Next stop, MyEmma- in Nashville, TN and again, we pitched…and again we received constructive criticism, new ideas and support. We worked through the night perfecting our pitch, while continuing with the site, the app and our media plan. After 3 hours sleep we were on the road again- headed for New Orleans.

Unbeknown to all of us on the Midwest bus (as well as the bus from Miami and New York), New Orleans was hosting a national medical convention, 30,000 doctors- who occupied every hotel, motel, B&B, vrbo.com and airbnb.com space available- so they put us in the next best place…St. Vincent's hostel / homeless shelter. This structure of a very colorful and mixed history was ours for the night. St. Vincent's was once a orphanage and it seemed fitting that its service of "taking care" of people, would now take care of us now. I can't say the few hours we slept there were pleasurable, as we tackled 40 people in one room of bunk beds and 35 in another, with no blankets, flying cockroaches, unpleasant cold, face to face toilets, the trauma of a fellow female competitor's top bunk crashing down upon the young man below and a cacophony of snoring…but it was a bonding experience and will always be a great story. After a few hours of sleeping with one eye open, one of my teammates suggested we spring for a massage, instead of breakfast, so we could get a shower…brilliant.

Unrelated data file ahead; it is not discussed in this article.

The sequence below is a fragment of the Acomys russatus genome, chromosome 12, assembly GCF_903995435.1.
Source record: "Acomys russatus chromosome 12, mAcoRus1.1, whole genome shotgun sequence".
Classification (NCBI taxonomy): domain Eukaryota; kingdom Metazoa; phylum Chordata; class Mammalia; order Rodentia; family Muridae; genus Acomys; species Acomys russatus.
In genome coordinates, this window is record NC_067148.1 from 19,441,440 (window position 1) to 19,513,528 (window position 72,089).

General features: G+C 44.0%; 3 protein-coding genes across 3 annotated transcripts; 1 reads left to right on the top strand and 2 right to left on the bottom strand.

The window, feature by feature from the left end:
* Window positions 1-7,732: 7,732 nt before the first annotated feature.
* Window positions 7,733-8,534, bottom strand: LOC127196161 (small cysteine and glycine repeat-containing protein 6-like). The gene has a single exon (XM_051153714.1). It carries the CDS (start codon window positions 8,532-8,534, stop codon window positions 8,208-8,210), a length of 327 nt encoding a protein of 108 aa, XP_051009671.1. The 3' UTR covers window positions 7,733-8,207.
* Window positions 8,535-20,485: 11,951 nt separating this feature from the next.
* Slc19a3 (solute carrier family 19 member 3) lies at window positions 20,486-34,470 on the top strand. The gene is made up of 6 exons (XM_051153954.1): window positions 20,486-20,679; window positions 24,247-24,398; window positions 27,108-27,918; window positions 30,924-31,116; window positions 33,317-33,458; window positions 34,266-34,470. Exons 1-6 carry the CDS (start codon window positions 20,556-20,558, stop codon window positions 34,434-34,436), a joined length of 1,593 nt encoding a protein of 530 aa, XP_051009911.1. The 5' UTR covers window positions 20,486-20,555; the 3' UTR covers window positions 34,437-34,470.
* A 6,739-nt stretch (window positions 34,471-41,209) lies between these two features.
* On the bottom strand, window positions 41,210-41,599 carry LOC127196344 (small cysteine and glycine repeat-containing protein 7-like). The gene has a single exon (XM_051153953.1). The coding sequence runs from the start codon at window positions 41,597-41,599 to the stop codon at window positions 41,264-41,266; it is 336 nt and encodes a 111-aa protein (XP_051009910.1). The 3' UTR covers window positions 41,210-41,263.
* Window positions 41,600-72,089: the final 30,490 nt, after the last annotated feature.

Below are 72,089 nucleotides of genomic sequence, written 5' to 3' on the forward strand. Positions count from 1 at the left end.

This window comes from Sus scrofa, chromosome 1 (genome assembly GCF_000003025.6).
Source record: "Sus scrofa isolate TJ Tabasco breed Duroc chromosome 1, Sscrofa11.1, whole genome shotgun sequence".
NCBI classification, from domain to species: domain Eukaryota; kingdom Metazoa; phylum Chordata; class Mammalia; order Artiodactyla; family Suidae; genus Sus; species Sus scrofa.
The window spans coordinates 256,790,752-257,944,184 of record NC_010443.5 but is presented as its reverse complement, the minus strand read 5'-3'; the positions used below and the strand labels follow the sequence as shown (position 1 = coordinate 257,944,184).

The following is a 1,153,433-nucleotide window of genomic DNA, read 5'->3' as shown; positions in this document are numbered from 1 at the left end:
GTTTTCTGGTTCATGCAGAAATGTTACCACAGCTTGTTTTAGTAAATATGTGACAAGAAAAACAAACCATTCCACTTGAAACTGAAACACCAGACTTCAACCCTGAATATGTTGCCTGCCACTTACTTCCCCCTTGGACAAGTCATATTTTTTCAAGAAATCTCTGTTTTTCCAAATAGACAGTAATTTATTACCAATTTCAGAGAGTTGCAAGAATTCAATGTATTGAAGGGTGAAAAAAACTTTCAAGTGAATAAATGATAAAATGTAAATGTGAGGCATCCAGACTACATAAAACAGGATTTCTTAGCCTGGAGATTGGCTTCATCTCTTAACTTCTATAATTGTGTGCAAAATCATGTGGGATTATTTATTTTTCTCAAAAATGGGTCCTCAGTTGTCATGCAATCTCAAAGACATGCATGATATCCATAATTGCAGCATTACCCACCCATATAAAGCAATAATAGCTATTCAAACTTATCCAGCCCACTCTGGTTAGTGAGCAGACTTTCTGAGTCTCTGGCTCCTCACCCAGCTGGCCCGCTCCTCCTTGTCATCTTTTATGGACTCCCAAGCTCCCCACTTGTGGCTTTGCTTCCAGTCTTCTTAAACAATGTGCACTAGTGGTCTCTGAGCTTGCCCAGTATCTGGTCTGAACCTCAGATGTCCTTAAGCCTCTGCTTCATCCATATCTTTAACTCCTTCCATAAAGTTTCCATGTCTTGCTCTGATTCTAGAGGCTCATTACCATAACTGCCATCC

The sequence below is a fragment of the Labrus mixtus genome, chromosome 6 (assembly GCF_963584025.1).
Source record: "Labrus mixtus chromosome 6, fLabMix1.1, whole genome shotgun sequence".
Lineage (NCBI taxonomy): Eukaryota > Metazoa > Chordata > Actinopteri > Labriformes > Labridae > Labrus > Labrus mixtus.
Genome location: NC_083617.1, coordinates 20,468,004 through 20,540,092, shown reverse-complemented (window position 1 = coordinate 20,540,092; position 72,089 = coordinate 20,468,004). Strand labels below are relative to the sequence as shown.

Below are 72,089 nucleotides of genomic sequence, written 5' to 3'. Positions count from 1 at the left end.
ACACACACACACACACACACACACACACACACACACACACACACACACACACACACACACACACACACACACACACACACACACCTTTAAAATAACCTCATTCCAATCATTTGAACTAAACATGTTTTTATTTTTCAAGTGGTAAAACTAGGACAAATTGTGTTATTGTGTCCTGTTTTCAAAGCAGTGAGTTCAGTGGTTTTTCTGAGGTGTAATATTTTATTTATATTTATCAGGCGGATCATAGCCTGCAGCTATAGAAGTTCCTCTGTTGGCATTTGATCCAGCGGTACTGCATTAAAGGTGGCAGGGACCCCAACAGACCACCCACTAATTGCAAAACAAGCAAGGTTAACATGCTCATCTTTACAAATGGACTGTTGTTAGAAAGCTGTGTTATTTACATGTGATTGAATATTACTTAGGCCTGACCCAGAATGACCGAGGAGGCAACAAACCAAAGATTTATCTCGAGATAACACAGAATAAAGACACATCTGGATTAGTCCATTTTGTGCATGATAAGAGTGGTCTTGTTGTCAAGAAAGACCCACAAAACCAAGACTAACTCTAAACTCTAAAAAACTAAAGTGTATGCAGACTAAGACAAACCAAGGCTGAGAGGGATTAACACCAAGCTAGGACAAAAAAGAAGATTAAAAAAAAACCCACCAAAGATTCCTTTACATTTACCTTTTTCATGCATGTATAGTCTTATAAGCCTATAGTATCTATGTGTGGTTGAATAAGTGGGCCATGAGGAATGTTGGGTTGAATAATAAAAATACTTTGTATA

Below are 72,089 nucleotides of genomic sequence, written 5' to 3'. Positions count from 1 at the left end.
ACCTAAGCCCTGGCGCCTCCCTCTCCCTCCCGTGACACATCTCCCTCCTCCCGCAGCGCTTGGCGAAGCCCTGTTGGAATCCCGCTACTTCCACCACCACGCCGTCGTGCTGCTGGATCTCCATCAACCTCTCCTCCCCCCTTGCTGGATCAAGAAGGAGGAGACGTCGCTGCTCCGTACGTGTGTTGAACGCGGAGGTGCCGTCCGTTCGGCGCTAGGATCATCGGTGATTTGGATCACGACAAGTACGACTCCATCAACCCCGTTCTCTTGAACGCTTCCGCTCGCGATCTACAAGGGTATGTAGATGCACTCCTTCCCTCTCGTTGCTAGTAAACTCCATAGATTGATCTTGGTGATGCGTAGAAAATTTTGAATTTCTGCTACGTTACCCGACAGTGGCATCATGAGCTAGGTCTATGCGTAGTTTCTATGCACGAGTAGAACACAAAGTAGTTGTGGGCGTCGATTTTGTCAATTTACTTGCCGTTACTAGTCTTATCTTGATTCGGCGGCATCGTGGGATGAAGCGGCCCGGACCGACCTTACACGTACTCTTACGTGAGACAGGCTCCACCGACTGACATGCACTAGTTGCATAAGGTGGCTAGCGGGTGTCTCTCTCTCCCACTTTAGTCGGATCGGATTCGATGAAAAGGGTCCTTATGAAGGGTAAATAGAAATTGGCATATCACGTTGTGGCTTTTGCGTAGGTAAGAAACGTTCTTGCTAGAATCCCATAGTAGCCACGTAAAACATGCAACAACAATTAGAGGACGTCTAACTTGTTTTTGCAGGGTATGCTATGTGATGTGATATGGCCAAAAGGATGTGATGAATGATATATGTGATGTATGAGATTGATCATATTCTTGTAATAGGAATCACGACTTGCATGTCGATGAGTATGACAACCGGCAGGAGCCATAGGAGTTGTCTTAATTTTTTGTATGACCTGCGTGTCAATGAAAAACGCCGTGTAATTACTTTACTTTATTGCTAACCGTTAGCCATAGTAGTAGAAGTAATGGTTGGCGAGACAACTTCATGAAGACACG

We found a spa nearby which only had one appointment. I let my teammate take it, but the women working there, took one look at me- and with New Orleans hospitality, said "honey you look like you could use a shower and some tea?" I did. They led me to a wonderful room, much like a slate shower in Costa Rica and let me wash off my weariness in the heat of the calming water and the aroma of my Earl Grey tea. I was revived and ready to kick some butt.

We boarded the bus once again, for a longer journey to San Antonio Texas. Working on a computer, while jumping around at 60 MPH, with intermittent internet and the lingering "aroma" of that unventilated bathroom had become the norm for us. We were also getting to know one another. We had worked, slept, drank, laughed and shared these days with strangers, now new friends. Who knows what would happen in the next few days with our projects. Some might take off, get funded, grow and prosper and some might fail, miserably. Some of us might remain friends and some of us might be glad the whole thing was finally over, but for right now, in this moment…Maclamore was playing and we were all singing, "this is a f&^*%n awesome!"